With just one to go, Nash made contact and the two rode together through the motocross track. But, coming out of the berms, Nash made one last surge to regain the lead she had three laps earlier. With each turn and climb, she poured it on and stretched out the gap, entering the final pavement stretch with a gap big enough to avoid a sprint. Behind, Miller continued her rise to cyclocross stardom with an impressive second, with Dombroski in third. Giant’s Kelli Emmett finished in fourth, with Dunlap in fifth.

After enjoying the warm and dry, dusty racing in San Francisco’s Golden Gate Park just the weekend prior, Nash had to transition to Saturday’s mud and Sunday’s cold. “I was missing out on Portland’s typically challenging weather and technical aspects, but today worked out well and it’s easier to clean off.” But regardless of weather, Nash showed she’ll be a force to be reckoned with at the World Championships in Tabor.

Third place Dombroski was pleased with her weekend of racing. “I feel like I made a really big step up this season,” she gushed. “Halfway through I had a little bit of stress with the whole team change and everything, but I’m really happy with what I did and with everyone that stepped up and helped me out. It just shows what a supporting community cyclocross has behind it. I’m happy there and looking forward to Nationals.”

Powers Finally Conquers Portland

Jeremy Powers and teammate Tim Johnson rode aggressively on the fast course. © Joe Sales

Jeremy Powers and teammate Tim Johnson rode aggressively on the fast course. © Joe Sales

In the men’s race, Ryan Trebon (Kona / FSA) had a large enough points lead that a top-ten finish would keep him in the leader’s jersey. With the title the primary goal, would Trebon lay it all out in attempt for the win? He admitted to using up all his energy early in Saturday’s race, and coming off the pavement in the chaotic start today, Trebon was outside the top ten as Troy Wells (Clif Bar) and Jeremy Powers (Cannondale – CyclocrossWorld) entered the first corner side by side.

Soon it was clear that Cannondale – CyclocrossWorld had a different game plan on the faster, drier course. With Powers up front and Troy Wells fading back, older brother Todd Wells (Specialized) took his brother’s place and did his best to avoid tactical, negative racing with a strong surge to string out the pack. Entering the barriers for the first time, three of the top six riders were from Cannondale – CyclocrossWorld, with Geoff Kabush (Rocky Mountain – Maxxis) and Chris Jones (Champion Systems) hoping to make the cut. The series leader Trebon came through back in ninth.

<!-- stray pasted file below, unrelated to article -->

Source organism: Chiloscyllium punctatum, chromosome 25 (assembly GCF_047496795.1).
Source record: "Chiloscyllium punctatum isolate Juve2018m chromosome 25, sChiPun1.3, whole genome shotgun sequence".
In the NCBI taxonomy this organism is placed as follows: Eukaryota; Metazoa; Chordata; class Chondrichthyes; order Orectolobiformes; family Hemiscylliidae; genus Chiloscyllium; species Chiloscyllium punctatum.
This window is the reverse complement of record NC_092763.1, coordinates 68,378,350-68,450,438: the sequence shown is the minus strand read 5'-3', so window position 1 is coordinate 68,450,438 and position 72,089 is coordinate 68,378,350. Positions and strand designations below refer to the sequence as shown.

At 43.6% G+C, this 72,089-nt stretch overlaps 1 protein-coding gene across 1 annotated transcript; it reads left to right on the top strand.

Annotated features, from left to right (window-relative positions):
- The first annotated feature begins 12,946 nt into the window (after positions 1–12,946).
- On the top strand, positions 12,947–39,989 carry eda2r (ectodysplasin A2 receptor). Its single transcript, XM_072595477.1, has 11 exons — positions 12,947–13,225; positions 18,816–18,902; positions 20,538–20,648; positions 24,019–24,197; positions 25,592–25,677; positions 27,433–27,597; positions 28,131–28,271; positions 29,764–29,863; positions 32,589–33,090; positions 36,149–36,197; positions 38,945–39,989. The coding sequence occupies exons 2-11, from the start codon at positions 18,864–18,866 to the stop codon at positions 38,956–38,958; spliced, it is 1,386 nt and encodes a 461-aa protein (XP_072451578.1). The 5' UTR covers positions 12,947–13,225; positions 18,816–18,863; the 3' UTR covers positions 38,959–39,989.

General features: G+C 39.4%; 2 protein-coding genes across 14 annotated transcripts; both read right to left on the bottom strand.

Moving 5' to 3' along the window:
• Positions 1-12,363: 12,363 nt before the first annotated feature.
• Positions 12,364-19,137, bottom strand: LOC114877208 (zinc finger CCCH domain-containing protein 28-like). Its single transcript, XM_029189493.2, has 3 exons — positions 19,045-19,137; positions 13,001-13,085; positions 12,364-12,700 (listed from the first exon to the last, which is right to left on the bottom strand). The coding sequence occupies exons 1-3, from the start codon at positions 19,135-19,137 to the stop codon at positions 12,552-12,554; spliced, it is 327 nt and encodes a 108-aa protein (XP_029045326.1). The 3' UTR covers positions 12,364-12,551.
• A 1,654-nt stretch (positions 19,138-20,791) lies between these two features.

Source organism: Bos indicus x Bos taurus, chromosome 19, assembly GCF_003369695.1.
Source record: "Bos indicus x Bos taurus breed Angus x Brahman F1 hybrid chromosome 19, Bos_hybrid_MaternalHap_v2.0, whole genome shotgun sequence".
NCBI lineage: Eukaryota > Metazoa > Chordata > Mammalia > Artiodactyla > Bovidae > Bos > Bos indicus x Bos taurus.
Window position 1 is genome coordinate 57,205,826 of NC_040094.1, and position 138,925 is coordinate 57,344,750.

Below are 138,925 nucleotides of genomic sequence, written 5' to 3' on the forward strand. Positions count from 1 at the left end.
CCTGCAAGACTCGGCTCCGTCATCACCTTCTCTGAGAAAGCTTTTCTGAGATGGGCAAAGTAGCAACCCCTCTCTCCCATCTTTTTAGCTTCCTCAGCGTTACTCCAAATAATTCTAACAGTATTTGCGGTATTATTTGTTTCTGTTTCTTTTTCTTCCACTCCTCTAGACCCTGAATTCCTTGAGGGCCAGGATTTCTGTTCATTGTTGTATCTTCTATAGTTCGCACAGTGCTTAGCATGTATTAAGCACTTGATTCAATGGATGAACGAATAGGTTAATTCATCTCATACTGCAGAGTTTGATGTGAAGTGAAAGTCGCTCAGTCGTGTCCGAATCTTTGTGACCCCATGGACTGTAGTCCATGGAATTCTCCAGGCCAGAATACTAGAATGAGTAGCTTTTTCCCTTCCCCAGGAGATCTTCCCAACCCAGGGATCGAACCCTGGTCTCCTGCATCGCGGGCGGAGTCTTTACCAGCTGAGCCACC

Following Troy Wells in a chase group was a growing espoir battle, with Danny Summerhill (Felt – Holowesko Partners – Garmin), Cal Giant’s Chance Noble, U23 Series Leader David Hackworthy (Bianchi-Grand Performance) and Jerome Townsend ( looking to give a good showing in hopes of making the Worlds team. Summerhill would prove to be the class of the group for the second straight day and went on to finish ninth.

Troy Wells in the lead at the barriers. © Joe Sales

Troy Wells in the lead at the barriers. © Joe Sales

Soon Wells’ accelerations at the front made a final selection with only Powers and Johnson able to stay on the Day 1 winner’s wheel. Wells kept pushing the pace, Powers looked comfortable, while Johnson would be gapped slightly and work to regain contact. Meanwhile, Trebon was picking off riders, and would get within 15 seconds of the leading trio as they started to look around.

Sensing the Kona / FSA rider’s presence, the leading trio traded attacks, one after another, with Wells and Powers taking the majority of accelerations. Entering the last lap, would Wells be able to yet again seize control and take it to the line? Powers proved to be a quick learner and, with Wells at the front, Powers was just waiting for a chance to pass before the technical section in the woods.

“I went wide setting up for one of the corners, and [Powers] went inside.” Wells said, describing the race winning move. “It was a great move, I couldn’t get back around him and that was pretty much it.”

With a three-bike-lengths lead, Powers took to the final climbs and turns and hit the pavement first. Just like Wells did yesterday, Powers kept the lead to the finish line and got revenge from yesterday. Wells finished his strong weekend with a second place, with Johnson in third.

“Right as we came through start/finish, I hit it, put my head down, didn’t look back,” said Powers. “Todd came over me, probably ¾ of the way through the lap, and then we went through the twisty-curvies and I just kind of got on the inside of him, made sure for that really hard right-hander that I was in front. He had to get off his bike because I hit it pretty slow – he had been hitting it really fast, I hit it a little bit slower,” Powers continued. “I got a little bit of a gap and that was it. I rode it and he ended up running it. We were battling for it, I got it. I came onto the road first and that was enough.”

“On that last bit, we got into that super-tight U-turn,” described Johnson. “Jeremy got in first and got a couple of bike lengths. Todd got off the bike, I got off, Jeremy stayed on the bike – and that’s where he got the gap.”

Giant’s Adam Craig was on a late tear, and passed fellow Bend resident Trebon for fourth. Will Craig be on form for a hometown surprise in Bend? The late-race pass didn’t matter to Trebon, though. With a fifth-place finish, well ahead of series second placed rider Jamey Driscoll, Trebon had the jersey for the second time in three years.